Memories of William Morva, the fugitive whose alleged escape caused a campus lockdown on the first day of classes last year, are starting to resurface in light of the upcoming capital murder trial that will be held on Monday, September 17.
Morva faces two charges of capital murder and one count of attempting to use a firearm to commit murder.
While being held on charges of armed robbery committed in 2005, the 24-year-old Morva was transferred to Montgomery Regional Hospital after complaining about an injury to his arm and leg he suffered while in jail. X-rays came back negative and it was confirmed that his injuries were minimal: a sprained wrist and some scratches.
After only being seen by the physicians for 10 minutes, Morva allegedly eluded the deputy guarding him and stolen his pistol, leading law enforcement officials on a nationally televised manhunt and allegedly killing hospital security officer Derrick McFarland and Montgomery County Sheriff's Deputy Eric Sutphin.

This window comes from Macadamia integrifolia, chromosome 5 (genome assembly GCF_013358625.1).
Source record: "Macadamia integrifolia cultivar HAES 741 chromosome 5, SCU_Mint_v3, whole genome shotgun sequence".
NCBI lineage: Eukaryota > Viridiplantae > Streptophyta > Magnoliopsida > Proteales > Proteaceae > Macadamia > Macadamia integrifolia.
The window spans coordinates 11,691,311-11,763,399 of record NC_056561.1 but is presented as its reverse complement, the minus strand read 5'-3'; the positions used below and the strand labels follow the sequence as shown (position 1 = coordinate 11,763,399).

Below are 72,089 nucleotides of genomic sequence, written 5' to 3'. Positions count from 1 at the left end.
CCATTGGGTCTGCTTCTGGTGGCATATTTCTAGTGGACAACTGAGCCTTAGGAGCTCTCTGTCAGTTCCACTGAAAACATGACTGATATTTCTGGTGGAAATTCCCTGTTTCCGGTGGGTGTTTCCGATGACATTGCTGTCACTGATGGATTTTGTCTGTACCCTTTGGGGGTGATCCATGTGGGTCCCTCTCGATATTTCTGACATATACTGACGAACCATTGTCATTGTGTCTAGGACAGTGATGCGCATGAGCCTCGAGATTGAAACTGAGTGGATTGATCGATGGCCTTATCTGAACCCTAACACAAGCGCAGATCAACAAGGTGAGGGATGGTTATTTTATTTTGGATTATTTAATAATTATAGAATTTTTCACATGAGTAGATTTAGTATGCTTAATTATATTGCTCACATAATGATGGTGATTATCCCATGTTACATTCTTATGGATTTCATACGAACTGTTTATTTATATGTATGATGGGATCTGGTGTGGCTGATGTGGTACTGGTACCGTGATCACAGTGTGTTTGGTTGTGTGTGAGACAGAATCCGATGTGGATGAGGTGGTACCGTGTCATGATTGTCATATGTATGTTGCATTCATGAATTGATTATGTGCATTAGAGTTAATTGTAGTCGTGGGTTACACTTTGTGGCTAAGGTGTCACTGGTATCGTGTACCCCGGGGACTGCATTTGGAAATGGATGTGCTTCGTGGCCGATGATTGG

The 37-hour manhunt came to an end when Morva was apprehended on the Huckleberry Trail a 150 yards from where Sutphin was killed.
On June 29, 2007, Morva was sentenced to 38 years in jail for the six charges he faced before the incident in August 2006, including attempted armed robbery. Before pleading guilty to all charges, Morva and his defense attorney Thomas DeBusk requested to have the trial moved to a different location, arguing that with the publicity received by Morva, it would be impossible to receive an impartial jury.
That request was denied then as it was on August 1 in anticipation of the capital murder trial that will begin on Monday.